I played ‘70s punk rock, ‘90s rap and 2000s pop playlists from 8 p.m. to 11 p.m. and Spotify gave me contemporary young adult novel audio trailers that lasted 30 seconds. They were often repetitive and dispersed throughout the period of time. I received at least nine young adult novel ads. A particular one was repeated throughout, Hank Green’s An Absolutely Remarkable Thing.
When I played “sad” music, which included the playlist Life Sucks as well as indie rock and R&B artists such as Mac DeMarco, Mitski, Fiona Apple, Jhene Aiko and Frank Ocean, I received Lotto Max, Fit4Less and Skip the Dishes ads. Spotify knew I was feeling “lonely” and decided to target adverts that would alleviate me of my so-called self-loathing ways.
“Happy” music which included folk rock and artists such as Johnny Cash, Shawn Mendes, Queen, David Bowie and 2Pac gave me American charity freedom walk ads, TD credit card ads as well as movie trailer and show trailers. Two particular movie and show trailers I received included A Star is Born and the CW network’s new show All American. What I found particularly interesting about these adverts was the fact that they were also littered throughout my commute route from posters at TTC stations and banners across buses.
At the end of the 10 day experiment, my theory worked out. It made me realize how annoying and creepy the advertisements on Spotify are.
Spotify, data collection and you
Angela McLean, a fourth-year journalism student, says that she listens to music no matter what mood she is and mainly uses Spotify to find new music and curate playlists.
“I feel like lately they have increased the number of ads you get and decreased the number of songs in between ads,” says McLean. “So, with respect to that, it is quite annoying. I also think it’s worse when the ads are repetitive. If there were more variety I wouldn’t be as annoyed.”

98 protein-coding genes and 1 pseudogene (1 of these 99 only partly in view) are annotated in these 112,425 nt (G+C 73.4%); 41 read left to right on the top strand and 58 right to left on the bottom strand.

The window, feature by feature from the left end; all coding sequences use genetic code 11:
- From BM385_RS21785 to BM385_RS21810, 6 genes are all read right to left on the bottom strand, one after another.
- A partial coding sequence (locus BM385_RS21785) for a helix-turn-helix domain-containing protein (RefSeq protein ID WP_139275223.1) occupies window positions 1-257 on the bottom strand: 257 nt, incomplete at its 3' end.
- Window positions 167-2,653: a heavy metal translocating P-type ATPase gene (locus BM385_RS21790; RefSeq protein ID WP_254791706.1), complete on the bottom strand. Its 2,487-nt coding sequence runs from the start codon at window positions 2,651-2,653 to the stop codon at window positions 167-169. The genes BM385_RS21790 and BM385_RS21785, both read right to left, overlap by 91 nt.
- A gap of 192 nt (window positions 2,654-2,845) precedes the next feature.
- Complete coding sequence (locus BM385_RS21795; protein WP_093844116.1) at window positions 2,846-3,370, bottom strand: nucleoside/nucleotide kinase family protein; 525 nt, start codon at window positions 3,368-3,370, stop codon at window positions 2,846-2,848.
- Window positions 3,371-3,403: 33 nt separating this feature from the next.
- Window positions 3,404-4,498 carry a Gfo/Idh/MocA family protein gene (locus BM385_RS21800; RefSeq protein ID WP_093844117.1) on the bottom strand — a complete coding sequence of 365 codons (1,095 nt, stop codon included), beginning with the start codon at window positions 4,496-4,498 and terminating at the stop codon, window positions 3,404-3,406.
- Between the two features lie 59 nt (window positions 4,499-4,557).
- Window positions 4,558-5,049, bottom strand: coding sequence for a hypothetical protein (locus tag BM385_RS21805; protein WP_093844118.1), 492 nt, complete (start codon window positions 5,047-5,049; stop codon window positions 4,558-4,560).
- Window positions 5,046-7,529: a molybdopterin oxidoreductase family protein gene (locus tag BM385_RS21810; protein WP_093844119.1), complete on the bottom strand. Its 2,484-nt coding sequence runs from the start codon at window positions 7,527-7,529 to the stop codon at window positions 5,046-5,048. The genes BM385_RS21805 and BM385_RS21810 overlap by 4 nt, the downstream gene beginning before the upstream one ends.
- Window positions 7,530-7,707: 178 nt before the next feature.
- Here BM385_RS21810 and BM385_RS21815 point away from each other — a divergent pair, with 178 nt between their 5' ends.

Free comes with its own contract. Personal data collection is not necessarily a dangerous thing
Another student, Josh Seebalak in fourth-year electrical engineering, says that he made the switch to Spotify premium because of the ads. He says that Spotify has made music consumption on-the-go easier for him.
“The music I like is easily [searchable] as well as Spotify makes it easy to discover new music through the auto-generated playlists and the song radios,” says Seebalak. “All the music is labelled and the quality is good. Premium allows me to download music without having to use data. I have more than 3000 songs, 30 GB of music downloaded to my phone.”
We live in the day and age of personal data collection whether you use the free version of Spotify, Google or Snapchat. It is inevitable.
Advertisements through your music streaming apps and social media apps are how marketers can reach you and it is also how the companies who make these apps can make money. Free comes with its own contract. Personal data collection is not necessarily a dangerous thing.
With the free version of Spotify, be mindful of what your adverts are and why you receive them. The world of data analytics is a very fine-tuned one.